The big question: What are you having?!

The second question on everyone’s lips when they hear I’m expecting, after ‘when are you due’, is ‘are you going to find out’?

I guess when you’re not expecting yourself, the only really interesting facts for you are whether it’s going to be a boy or a girl (so you can start ‘helping’ with name suggestions) and how long the person is going to have off work (so you can eye up their chair/stapler/job).

It’s never been a question in my mind – I won’t find out as I want a surprise, you know, in case first time labour and a new born wanting to attach itself to my boob isn’t enough of a shock to the system. But it’s a nice surprise, and seeing my Mum’s reaction to finding out my brother’s new baby (her second grandchild) was a girl was priceless, and a little embarrassing. No-one wants tears in a garden centre unless you’re under 5 years old.

Perfect idea if you’re not into pink and frills

It seems so common these days to find out what you’re having, to the point that I seem to be in the minority. People’s reaction is to either coo over how nice a surprise is, or to tell me how they’d NEVER be able to go through pregnancy without knowing if they’re having a little Bob or a little Barbara (neither names on my list).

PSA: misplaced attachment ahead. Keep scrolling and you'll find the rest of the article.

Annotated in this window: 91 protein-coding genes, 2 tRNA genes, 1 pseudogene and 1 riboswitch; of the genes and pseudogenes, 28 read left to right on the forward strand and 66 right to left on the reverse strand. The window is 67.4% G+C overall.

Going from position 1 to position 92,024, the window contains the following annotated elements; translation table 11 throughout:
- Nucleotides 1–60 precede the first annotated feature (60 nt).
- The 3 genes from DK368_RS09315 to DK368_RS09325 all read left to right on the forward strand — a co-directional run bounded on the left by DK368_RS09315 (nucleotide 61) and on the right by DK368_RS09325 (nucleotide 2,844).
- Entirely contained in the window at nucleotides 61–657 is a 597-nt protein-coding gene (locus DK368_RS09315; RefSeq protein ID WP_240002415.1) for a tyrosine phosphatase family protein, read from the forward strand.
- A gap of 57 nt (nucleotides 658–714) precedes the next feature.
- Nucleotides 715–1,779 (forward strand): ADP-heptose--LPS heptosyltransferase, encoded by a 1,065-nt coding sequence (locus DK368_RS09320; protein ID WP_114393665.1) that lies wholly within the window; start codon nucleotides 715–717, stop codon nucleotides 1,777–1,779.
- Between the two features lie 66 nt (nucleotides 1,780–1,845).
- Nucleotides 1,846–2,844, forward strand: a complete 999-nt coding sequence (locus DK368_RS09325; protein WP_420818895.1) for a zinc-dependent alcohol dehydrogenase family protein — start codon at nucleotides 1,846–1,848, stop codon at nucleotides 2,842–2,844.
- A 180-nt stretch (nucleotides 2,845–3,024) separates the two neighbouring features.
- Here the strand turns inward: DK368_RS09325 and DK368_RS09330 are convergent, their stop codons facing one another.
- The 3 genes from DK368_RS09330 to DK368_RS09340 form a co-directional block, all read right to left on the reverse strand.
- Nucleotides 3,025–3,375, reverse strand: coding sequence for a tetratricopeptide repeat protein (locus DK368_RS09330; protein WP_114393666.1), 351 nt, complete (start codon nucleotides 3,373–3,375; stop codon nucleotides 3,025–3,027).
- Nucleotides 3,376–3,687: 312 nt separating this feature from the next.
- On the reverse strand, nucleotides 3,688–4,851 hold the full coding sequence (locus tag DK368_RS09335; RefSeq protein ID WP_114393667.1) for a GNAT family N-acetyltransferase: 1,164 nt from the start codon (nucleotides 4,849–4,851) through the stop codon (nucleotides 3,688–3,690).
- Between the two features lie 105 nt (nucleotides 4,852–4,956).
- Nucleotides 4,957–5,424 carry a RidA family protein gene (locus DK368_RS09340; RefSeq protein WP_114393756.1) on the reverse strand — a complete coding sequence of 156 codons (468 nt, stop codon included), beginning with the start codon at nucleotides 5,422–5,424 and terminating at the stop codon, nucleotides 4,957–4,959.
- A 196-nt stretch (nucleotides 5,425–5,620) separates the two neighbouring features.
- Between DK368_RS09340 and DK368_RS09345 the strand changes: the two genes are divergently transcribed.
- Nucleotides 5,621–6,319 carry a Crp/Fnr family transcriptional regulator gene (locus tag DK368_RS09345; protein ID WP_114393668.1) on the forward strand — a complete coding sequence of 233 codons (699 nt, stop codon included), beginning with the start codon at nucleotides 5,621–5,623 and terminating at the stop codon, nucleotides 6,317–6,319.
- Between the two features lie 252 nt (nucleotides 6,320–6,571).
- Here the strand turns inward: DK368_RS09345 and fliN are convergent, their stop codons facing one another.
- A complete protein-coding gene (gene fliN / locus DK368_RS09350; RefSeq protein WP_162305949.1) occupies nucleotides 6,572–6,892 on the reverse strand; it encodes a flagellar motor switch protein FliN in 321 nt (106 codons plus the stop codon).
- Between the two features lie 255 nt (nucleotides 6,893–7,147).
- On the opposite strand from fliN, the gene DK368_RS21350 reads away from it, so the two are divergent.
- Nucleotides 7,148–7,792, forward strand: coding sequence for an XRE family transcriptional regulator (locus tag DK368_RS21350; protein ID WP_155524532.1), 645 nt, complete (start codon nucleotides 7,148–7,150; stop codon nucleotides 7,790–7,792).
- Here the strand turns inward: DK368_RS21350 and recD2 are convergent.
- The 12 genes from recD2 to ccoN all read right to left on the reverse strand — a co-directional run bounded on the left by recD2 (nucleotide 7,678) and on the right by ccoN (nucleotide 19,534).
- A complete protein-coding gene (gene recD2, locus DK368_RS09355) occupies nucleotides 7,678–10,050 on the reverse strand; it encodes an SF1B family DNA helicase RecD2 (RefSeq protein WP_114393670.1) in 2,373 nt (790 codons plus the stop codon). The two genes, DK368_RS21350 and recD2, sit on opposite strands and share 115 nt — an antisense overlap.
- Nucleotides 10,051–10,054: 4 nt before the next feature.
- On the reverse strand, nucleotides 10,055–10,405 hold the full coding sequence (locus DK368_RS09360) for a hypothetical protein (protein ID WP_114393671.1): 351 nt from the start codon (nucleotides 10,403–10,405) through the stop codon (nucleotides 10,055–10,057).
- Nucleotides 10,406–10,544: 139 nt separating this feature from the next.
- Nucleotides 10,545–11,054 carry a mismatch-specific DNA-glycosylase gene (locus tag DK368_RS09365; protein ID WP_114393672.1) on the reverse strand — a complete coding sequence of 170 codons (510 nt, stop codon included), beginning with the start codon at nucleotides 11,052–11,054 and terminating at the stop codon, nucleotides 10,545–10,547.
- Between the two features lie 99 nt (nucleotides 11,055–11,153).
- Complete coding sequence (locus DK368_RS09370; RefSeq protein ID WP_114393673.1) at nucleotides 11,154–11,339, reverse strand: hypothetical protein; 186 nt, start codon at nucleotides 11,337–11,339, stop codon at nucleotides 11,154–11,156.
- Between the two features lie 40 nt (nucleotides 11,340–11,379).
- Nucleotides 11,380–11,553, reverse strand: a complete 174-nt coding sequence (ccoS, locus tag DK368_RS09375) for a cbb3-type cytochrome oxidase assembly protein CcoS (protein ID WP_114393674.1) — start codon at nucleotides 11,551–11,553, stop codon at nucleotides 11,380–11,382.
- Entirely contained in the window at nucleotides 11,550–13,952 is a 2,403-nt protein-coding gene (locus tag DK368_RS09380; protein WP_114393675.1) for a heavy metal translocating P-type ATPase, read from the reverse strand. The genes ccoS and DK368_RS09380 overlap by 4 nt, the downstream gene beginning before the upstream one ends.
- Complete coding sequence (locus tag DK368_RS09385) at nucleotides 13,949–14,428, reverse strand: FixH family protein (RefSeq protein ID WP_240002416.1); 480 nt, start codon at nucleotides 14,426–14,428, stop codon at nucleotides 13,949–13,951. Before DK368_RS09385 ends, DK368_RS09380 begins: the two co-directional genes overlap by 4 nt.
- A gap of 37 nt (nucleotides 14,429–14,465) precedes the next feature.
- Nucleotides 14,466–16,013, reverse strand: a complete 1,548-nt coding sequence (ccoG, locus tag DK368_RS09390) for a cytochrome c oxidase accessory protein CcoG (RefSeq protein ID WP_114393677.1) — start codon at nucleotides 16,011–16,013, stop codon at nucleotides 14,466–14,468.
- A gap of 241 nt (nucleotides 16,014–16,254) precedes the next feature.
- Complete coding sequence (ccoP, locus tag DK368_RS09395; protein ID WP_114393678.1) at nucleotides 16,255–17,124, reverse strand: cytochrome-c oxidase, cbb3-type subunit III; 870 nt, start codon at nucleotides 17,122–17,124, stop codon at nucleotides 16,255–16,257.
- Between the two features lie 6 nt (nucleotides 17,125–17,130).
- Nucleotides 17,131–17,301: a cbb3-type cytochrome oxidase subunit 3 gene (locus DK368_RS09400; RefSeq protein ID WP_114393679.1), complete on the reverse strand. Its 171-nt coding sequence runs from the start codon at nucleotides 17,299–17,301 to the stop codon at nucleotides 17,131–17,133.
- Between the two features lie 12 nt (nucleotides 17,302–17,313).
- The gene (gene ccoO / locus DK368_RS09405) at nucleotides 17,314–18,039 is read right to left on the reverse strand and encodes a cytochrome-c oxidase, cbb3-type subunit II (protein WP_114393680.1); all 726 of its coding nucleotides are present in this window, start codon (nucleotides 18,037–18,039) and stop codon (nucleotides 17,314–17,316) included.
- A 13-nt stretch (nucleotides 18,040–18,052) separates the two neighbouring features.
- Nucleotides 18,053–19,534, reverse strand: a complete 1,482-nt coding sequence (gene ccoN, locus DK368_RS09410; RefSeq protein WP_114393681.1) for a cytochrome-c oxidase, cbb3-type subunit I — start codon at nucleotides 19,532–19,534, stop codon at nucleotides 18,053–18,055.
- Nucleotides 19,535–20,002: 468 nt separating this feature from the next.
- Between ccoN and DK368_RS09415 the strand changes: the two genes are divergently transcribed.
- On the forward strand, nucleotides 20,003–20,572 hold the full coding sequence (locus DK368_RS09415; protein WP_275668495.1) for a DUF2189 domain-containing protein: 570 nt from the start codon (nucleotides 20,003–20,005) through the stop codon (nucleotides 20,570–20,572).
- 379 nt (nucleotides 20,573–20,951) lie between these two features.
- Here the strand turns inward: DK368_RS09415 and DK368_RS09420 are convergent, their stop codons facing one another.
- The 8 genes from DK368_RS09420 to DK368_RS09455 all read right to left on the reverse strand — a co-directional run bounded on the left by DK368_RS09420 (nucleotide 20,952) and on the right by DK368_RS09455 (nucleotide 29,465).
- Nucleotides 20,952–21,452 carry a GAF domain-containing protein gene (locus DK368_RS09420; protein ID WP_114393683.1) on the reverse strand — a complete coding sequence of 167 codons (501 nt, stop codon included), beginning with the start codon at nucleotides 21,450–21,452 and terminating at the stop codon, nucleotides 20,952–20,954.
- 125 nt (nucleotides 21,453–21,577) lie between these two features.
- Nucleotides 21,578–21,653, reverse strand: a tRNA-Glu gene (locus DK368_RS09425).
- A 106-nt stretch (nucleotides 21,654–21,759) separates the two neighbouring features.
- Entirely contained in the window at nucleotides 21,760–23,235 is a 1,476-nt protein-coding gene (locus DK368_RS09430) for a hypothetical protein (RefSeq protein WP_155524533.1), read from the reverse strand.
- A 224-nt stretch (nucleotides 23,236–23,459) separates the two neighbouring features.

But some people think that and then have no choice. When my friend was pregnant with her now 2 year old, she was desperate to find out what she was having but at the scan her baby was turned away so they couldn’t see. They took it as a sign and didn’t find out and were over the moon when their beautiful baby girl popped out. It was the first lesson in losing control during her pregnancy, as she also had her heart set on a home water birth, but due to a breach baby ended up having a planned C-section which is about as un-homey and un-water birthy as you can get!

Baby boy announcement
Credit: @merricksart Instagram

Two of my friends due later this year have so far found out what they’re having, both baby boys, and when they told me the news I was so excited for them and could easily see why they’d chosen to find out. It makes it all so much more real and for the first time, I was tempted to do the same.

But no, we’re sticking to our guns and for the next five months Little Lynch will be a he/she hybrid, depending on my mood and how hard he/she moves about (very little movement makes it a boy, obvs).

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